At Its 15th Edition, Independent Celebrates Its Past and Looks to the Future

May 10th, 2024
Portrait of Nina Johnson at her booth at Independent, 2024. Photo by Leandro Justen. Courtesy of Independent.

By Maxwell Rabb

As New York’s fortnight of art fairs draws to a close, the 15th edition of Independent breathes fresh air into the city’s art scene. Taking place at Tribeca’s Spring Studios through May 12th, the stylish fair welcomed throngs of guests at 11 a.m. on its VIP day Thursday. This year marks Independent’s most expansive and ambitious fair yet, featuring 89 galleries, some 37 of which are making their debut.

Independent maintains a solid reputation, and much of its enduring appeal can be attributed to an inclusive approach advocated by its founder, Elizabeth Dee. A fixture in New York’s art scene and a former gallery owner, Dee has increasingly embraced a hands-on role as the fair continues to expand.

“I’m the gallerist of the galleries,” Dee told Artsy on the rooftop minutes into the fair’s opening. “They’re my artists. They are the talent. I believe that they have a vision. And I believe that some of the artists that they are getting behind are going to ascend.”

For Dee, Independent has evolved into a platform to propel young artists and galleries into a broader conversation that brings in an enthusiastic and informed crowd of exhibitors, curators, and collectors. Rather than creating separate sections for emerging galleries, Independent opts for a flattened approach, where galleries of all levels exhibit alongside each other.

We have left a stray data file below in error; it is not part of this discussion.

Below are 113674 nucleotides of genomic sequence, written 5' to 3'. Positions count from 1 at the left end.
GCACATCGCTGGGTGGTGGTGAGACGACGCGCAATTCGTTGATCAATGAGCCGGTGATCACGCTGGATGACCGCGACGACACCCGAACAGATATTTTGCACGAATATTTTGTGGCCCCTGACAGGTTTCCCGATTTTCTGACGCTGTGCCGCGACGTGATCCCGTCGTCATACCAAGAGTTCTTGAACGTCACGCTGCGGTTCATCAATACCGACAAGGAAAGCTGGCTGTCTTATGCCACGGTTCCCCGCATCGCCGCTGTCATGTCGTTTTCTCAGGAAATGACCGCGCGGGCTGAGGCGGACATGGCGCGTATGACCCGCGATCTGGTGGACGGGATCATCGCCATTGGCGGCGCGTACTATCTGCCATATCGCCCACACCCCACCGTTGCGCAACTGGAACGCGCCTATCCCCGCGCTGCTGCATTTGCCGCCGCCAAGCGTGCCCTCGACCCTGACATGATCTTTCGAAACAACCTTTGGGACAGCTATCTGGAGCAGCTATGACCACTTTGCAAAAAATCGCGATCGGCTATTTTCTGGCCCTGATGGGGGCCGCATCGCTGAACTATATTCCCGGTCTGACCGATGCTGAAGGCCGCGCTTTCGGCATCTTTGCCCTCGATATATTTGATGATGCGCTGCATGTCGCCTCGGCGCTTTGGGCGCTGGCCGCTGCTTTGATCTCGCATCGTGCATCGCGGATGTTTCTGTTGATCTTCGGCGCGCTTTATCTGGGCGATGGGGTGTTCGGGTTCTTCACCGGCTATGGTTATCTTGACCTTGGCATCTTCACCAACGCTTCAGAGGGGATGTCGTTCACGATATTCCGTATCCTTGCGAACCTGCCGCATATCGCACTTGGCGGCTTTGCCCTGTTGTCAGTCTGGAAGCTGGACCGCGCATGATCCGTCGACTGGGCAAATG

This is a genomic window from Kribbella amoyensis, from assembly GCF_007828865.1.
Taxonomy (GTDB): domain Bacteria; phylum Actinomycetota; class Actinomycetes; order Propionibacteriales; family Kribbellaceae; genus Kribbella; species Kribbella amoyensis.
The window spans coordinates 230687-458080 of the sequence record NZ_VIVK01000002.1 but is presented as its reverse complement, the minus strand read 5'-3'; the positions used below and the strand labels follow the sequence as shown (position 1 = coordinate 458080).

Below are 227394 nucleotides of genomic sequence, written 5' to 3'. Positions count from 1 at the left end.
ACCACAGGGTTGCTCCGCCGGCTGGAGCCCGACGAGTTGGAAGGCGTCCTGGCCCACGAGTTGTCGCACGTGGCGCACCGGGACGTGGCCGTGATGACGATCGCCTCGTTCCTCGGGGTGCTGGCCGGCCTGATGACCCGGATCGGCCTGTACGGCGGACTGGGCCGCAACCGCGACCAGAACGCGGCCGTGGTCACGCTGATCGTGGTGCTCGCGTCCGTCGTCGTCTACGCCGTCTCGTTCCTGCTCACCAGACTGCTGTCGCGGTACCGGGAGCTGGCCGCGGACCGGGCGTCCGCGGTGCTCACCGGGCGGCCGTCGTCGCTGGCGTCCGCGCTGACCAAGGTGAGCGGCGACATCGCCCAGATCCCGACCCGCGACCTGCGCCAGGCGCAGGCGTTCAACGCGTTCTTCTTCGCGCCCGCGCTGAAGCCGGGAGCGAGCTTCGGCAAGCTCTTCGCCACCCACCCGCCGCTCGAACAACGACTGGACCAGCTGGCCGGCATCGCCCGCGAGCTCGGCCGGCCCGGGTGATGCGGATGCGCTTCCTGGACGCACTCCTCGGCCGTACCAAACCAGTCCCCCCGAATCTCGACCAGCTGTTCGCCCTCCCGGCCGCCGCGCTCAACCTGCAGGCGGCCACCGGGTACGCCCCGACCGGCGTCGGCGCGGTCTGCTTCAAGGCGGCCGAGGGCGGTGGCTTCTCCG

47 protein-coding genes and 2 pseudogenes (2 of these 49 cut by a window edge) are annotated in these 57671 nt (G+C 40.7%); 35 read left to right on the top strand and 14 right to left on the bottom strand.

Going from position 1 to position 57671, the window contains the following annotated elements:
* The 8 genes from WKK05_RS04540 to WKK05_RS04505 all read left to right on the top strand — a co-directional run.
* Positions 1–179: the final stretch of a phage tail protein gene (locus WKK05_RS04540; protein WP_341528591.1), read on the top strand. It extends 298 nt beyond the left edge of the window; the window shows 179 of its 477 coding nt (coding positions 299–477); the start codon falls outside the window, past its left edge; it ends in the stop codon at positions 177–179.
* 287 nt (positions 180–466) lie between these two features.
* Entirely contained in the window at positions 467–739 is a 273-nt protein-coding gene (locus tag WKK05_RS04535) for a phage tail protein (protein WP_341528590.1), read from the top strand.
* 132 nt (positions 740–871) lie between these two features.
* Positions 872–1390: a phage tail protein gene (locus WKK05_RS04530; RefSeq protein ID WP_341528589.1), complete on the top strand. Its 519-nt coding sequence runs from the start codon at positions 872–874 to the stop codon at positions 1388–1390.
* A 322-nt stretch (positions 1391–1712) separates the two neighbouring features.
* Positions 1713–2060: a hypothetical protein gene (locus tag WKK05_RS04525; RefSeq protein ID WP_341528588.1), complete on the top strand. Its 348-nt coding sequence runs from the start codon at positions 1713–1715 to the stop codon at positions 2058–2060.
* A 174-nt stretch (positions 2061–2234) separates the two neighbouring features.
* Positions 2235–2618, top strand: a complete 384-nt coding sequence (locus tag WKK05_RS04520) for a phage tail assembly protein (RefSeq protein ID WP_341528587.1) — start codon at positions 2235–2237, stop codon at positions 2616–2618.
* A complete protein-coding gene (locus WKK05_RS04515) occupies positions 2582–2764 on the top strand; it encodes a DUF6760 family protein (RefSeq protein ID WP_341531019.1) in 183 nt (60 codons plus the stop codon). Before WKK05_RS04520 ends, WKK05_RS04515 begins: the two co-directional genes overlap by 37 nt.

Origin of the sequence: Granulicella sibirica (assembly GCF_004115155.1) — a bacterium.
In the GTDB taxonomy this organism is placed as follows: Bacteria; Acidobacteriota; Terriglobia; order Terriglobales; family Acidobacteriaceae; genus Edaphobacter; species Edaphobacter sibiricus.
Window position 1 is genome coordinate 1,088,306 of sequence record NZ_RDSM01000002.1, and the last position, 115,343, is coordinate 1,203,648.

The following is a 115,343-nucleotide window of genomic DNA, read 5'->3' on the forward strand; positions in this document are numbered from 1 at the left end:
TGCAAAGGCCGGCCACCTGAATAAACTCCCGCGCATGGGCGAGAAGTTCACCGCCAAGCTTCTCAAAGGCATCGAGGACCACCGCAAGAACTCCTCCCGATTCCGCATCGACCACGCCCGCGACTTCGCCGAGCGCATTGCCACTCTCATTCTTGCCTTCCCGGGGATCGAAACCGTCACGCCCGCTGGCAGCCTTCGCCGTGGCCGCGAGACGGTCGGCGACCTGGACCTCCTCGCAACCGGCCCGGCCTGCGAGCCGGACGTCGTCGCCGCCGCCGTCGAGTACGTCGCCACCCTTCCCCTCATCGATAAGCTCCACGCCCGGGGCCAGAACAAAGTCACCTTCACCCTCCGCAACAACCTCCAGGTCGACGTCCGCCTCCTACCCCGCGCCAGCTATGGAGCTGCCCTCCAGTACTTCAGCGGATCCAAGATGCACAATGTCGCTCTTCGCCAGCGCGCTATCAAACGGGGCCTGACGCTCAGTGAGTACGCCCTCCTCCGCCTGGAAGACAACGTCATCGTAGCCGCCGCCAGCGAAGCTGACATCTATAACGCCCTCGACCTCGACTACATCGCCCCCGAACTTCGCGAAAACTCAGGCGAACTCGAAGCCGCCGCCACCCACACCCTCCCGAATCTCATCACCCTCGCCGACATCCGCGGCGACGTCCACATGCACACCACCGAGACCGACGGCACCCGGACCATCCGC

“[The artists and galleries] need exposure, really critical thinking, museum milestones, collecting milestones, and just a presence—they need the platform that helps them do that, and the fair platforms are not helping them,” said Dee. “We can use the fair platform to help facilitate the economic need because if they’re not funded, they can’t compete, and if we can create a more democratic environment.”

At the busiest intersection on the fifth floor, Miami’s held court at the heart of the fair, presenting a packed booth with historical and contemporary works by artists who are mothers. “The booth is really meant to show how artists who are mothers have existed in the past, how they exist now, and it’s just they happen to also have children, and in some instances that’s really helped their career—in some instances, it hurt it,” said founder Nina Johnson.

The presentation included works such as Rococo-styled chairs and table by , finished in automotive resin; ’s caged glass pieces, such as the pink baby-shaped Baby of the Town (2024), hung from the ceiling; and ’s quilts, such as Hollywood Squares(2023), depicting small vignettes of celebrities. Works in the booth, priced from $2,000 to $60,000, aim to create a celebratory atmosphere. A portion of the booth’s profits will be donated to Artists and Mothers, a nonprofit providing childcare for working artists.

Read the full article on Artsy.

  • Portrait of Nina Johnson at her booth at Independent, 2024. Photo by Leandro Justen. Courtesy of Independent.
  • Katie Stout, Baby of the Town, 2024, Glass and Steel, 19.5 x 11 x 7.5 in.
  • Elsa Hansen Oldham, Hollywood Squares, 2023. Courtesy of Nina Johnson.